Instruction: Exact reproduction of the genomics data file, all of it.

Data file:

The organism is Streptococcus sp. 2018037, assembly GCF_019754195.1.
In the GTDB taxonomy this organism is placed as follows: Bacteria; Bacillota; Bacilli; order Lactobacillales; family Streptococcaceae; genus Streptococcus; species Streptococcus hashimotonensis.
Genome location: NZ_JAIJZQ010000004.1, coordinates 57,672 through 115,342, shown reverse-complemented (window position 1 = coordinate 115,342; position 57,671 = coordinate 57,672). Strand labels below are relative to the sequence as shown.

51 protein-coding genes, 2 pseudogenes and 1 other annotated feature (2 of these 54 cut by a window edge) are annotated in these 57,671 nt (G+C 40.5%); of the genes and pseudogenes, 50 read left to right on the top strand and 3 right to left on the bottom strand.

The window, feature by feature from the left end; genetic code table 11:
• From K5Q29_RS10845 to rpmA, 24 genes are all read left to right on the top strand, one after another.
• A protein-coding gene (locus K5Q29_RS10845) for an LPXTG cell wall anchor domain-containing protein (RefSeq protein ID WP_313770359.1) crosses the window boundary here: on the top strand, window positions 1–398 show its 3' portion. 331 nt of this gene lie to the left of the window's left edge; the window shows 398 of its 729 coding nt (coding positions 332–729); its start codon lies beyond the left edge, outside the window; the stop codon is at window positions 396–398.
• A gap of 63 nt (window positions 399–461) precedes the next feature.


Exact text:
The organism is Streptococcus sp. 2018037, assembly GCF_019754195.1.
In the GTDB taxonomy this organism is placed as follows: Bacteria; Bacillota; Bacilli; order Lactobacillales; family Streptococcaceae; genus Streptococcus; species Streptococcus hashimotonensis.
Genome location: NZ_JAIJZQ010000004.1, coordinates 57,672 through 115,342, shown reverse-complemented (window position 1 = coordinate 115,342; position 57,671 = coordinate 57,672). Strand labels below are relative to the sequence as shown.

51 protein-coding genes, 2 pseudogenes and 1 other annotated feature (2 of these 54 cut by a window edge) are annotated in these 57,671 nt (G+C 40.5%); of the genes and pseudogenes, 50 read left to right on the top strand and 3 right to left on the bottom strand.

The window, feature by feature from the left end; genetic code table 11:
• From K5Q29_RS10845 to rpmA, 24 genes are all read left to right on the top strand, one after another.
• A protein-coding gene (locus K5Q29_RS10845) for an LPXTG cell wall anchor domain-containing protein (RefSeq protein ID WP_313770359.1) crosses the window boundary here: on the top strand, window positions 1–398 show its 3' portion. 331 nt of this gene lie to the left of the window's left edge; the window shows 398 of its 729 coding nt (coding positions 332–729); its start codon lies beyond the left edge, outside the window; the stop codon is at window positions 396–398.
• A gap of 63 nt (window positions 399–461) precedes the next feature.